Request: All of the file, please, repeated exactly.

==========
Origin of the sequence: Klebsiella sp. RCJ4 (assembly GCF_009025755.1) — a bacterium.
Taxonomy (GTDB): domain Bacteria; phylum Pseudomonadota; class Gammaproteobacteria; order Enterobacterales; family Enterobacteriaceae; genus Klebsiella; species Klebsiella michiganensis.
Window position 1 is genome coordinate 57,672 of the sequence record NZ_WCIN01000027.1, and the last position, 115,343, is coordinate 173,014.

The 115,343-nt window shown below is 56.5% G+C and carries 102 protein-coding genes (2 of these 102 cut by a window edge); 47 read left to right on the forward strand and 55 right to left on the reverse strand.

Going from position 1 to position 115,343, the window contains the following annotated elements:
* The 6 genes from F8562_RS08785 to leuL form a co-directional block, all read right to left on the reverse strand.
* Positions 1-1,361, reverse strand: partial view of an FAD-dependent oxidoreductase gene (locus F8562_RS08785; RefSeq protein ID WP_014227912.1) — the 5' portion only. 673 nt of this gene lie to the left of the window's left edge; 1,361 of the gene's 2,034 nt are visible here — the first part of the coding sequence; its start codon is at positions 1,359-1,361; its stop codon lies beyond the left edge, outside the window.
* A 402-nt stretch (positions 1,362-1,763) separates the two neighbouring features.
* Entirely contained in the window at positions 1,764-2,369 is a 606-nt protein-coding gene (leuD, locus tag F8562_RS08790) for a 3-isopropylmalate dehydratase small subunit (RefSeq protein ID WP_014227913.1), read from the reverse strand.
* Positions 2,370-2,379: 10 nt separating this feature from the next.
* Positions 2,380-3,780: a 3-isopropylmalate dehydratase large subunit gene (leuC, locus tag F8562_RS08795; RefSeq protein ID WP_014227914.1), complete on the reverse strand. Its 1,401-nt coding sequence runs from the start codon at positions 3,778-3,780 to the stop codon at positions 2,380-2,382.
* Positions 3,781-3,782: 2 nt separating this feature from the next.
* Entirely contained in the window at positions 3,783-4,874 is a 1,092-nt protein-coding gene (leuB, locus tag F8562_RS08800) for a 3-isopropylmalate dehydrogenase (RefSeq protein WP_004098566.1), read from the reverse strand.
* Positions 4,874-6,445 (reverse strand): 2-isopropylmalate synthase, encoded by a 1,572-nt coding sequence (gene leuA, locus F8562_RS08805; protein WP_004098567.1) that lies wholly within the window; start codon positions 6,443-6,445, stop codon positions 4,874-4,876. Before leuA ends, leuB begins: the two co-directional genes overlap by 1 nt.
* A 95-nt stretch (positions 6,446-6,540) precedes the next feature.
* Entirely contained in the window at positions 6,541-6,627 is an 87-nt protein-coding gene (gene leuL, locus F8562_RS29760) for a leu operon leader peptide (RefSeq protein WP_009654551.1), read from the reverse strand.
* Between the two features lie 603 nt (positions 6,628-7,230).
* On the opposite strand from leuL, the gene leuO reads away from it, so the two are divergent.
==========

Origin of the sequence: Klebsiella sp. RCJ4 (assembly GCF_009025755.1) — a bacterium.
Taxonomy (GTDB): domain Bacteria; phylum Pseudomonadota; class Gammaproteobacteria; order Enterobacterales; family Enterobacteriaceae; genus Klebsiella; species Klebsiella michiganensis.
Window position 1 is genome coordinate 57,672 of the sequence record NZ_WCIN01000027.1, and the last position, 115,343, is coordinate 173,014.

The 115,343-nt window shown below is 56.5% G+C and carries 102 protein-coding genes (2 of these 102 cut by a window edge); 47 read left to right on the forward strand and 55 right to left on the reverse strand.

Going from position 1 to position 115,343, the window contains the following annotated elements:
* The 6 genes from F8562_RS08785 to leuL form a co-directional block, all read right to left on the reverse strand.
* Positions 1-1,361, reverse strand: partial view of an FAD-dependent oxidoreductase gene (locus F8562_RS08785; RefSeq protein ID WP_014227912.1) — the 5' portion only. 673 nt of this gene lie to the left of the window's left edge; 1,361 of the gene's 2,034 nt are visible here — the first part of the coding sequence; its start codon is at positions 1,359-1,361; its stop codon lies beyond the left edge, outside the window.
* A 402-nt stretch (positions 1,362-1,763) separates the two neighbouring features.
* Entirely contained in the window at positions 1,764-2,369 is a 606-nt protein-coding gene (leuD, locus tag F8562_RS08790) for a 3-isopropylmalate dehydratase small subunit (RefSeq protein ID WP_014227913.1), read from the reverse strand.
* Positions 2,370-2,379: 10 nt separating this feature from the next.
* Positions 2,380-3,780: a 3-isopropylmalate dehydratase large subunit gene (leuC, locus tag F8562_RS08795; RefSeq protein ID WP_014227914.1), complete on the reverse strand. Its 1,401-nt coding sequence runs from the start codon at positions 3,778-3,780 to the stop codon at positions 2,380-2,382.
* Positions 3,781-3,782: 2 nt separating this feature from the next.
* Entirely contained in the window at positions 3,783-4,874 is a 1,092-nt protein-coding gene (leuB, locus tag F8562_RS08800) for a 3-isopropylmalate dehydrogenase (RefSeq protein WP_004098566.1), read from the reverse strand.
* Positions 4,874-6,445 (reverse strand): 2-isopropylmalate synthase, encoded by a 1,572-nt coding sequence (gene leuA, locus F8562_RS08805; protein WP_004098567.1) that lies wholly within the window; start codon positions 6,443-6,445, stop codon positions 4,874-4,876. Before leuA ends, leuB begins: the two co-directional genes overlap by 1 nt.
* A 95-nt stretch (positions 6,446-6,540) precedes the next feature.
* Entirely contained in the window at positions 6,541-6,627 is an 87-nt protein-coding gene (gene leuL, locus F8562_RS29760) for a leu operon leader peptide (RefSeq protein WP_009654551.1), read from the reverse strand.
* Between the two features lie 603 nt (positions 6,628-7,230).
* On the opposite strand from leuL, the gene leuO reads away from it, so the two are divergent.